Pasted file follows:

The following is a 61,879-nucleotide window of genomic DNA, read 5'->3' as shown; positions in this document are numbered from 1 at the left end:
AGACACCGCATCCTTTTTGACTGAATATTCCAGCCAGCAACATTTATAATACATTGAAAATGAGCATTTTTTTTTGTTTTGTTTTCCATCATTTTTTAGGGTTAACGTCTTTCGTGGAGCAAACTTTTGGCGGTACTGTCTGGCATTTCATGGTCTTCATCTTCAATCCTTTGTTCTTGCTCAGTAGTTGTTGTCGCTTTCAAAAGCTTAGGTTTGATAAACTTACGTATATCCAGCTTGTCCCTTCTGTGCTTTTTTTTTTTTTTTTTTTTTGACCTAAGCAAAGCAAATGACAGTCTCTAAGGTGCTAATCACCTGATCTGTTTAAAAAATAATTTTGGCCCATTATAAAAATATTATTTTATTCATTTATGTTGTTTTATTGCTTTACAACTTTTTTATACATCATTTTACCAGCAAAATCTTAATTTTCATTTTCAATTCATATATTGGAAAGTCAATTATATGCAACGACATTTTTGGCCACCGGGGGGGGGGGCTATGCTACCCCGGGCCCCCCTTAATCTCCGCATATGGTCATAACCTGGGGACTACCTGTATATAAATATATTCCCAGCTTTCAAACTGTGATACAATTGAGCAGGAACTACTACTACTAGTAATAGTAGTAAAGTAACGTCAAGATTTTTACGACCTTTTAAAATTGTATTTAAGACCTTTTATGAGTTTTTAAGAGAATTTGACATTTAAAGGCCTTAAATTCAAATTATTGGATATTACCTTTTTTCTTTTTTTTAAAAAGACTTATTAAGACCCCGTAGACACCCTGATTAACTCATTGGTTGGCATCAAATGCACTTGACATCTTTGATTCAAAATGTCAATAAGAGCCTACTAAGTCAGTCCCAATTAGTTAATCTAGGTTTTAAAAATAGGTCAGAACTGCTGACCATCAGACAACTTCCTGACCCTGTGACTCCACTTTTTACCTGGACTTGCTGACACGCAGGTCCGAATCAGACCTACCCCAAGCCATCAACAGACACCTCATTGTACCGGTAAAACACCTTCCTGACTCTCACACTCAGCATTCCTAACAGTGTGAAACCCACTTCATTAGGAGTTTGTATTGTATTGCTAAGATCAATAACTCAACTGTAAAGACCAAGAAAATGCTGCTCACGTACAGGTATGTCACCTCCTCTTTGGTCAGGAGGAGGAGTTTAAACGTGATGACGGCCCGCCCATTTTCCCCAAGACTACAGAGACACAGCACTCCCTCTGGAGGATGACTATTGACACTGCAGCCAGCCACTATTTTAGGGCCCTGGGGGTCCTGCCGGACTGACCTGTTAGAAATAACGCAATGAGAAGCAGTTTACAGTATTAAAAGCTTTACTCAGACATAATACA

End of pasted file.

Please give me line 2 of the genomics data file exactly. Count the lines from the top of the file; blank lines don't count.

AGACACCGCATCCTTTTTGACTGAATATTCCAGCCAGCAACATTTATAATACATTGAAAATGAGCATTTTTTTTTGTTTTGTTTTCCATCATTTTTTAGGGTTAACGTCTTTCGTGGAGCAAACTTTTGGCGGTACTGTCTGGCATTTCATGGTCTTCATCTTCAATCCTTTGTTCTTGCTCAGTAGTTGTTGTCGCTTTCAAAAGCTTAGGTTTGATAAACTTACGTATATCCAGCTTGTCCCTTCTGTGCTTTTTTTTTTTTTTTTTTTTTGACCTAAGCAAAGCAAATGACAGTCTCTAAGGTGCTAATCACCTGATCTGTTTAAAAAATAATTTTGGCCCATTATAAAAATATTATTTTATTCATTTATGTTGTTTTATTGCTTTACAACTTTTTTATACATCATTTTACCAGCAAAATCTTAATTTTCATTTTCAATTCATATATTGGAAAGTCAATTATATGCAACGACATTTTTGGCCACCGGGGGGGGGGGCTATGCTACCCCGGGCCCCCCTTAATCTCCGCATATGGTCATAACCTGGGGACTACCTGTATATAAATATATTCCCAGCTTTCAAACTGTGATACAATTGAGCAGGAACTACTACTACTAGTAATAGTAGTAAAGTAACGTCAAGATTTTTACGACCTTTTAAAATTGTATTTAAGACCTTTTATGAGTTTTTAAGAGAATTTGACATTTAAAGGCCTTAAATTCAAATTATTGGATATTACCTTTTTTCTTTTTTTTAAAAAGACTTATTAAGACCCCGTAGACACCCTGATTAACTCATTGGTTGGCATCAAATGCACTTGACATCTTTGATTCAAAATGTCAATAAGAGCCTACTAAGTCAGTCCCAATTAGTTAATCTAGGTTTTAAAAATAGGTCAGAACTGCTGACCATCAGACAACTTCCTGACCCTGTGACTCCACTTTTTACCTGGACTTGCTGACACGCAGGTCCGAATCAGACCTACCCCAAGCCATCAACAGACACCTCATTGTACCGGTAAAACACCTTCCTGACTCTCACACTCAGCATTCCTAACAGTGTGAAACCCACTTCATTAGGAGTTTGTATTGTATTGCTAAGATCAATAACTCAACTGTAAAGACCAAGAAAATGCTGCTCACGTACAGGTATGTCACCTCCTCTTTGGTCAGGAGGAGGAGTTTAAACGTGATGACGGCCCGCCCATTTTCCCCAAGACTACAGAGACACAGCACTCCCTCTGGAGGATGACTATTGACACTGCAGCCAGCCACTATTTTAGGGCCCTGGGGGTCCTGCCGGACTGACCTGTTAGAAATAACGCAATGAGAAGCAGTTTACAGTATTAAAAGCTTTACTCAGACATAATACA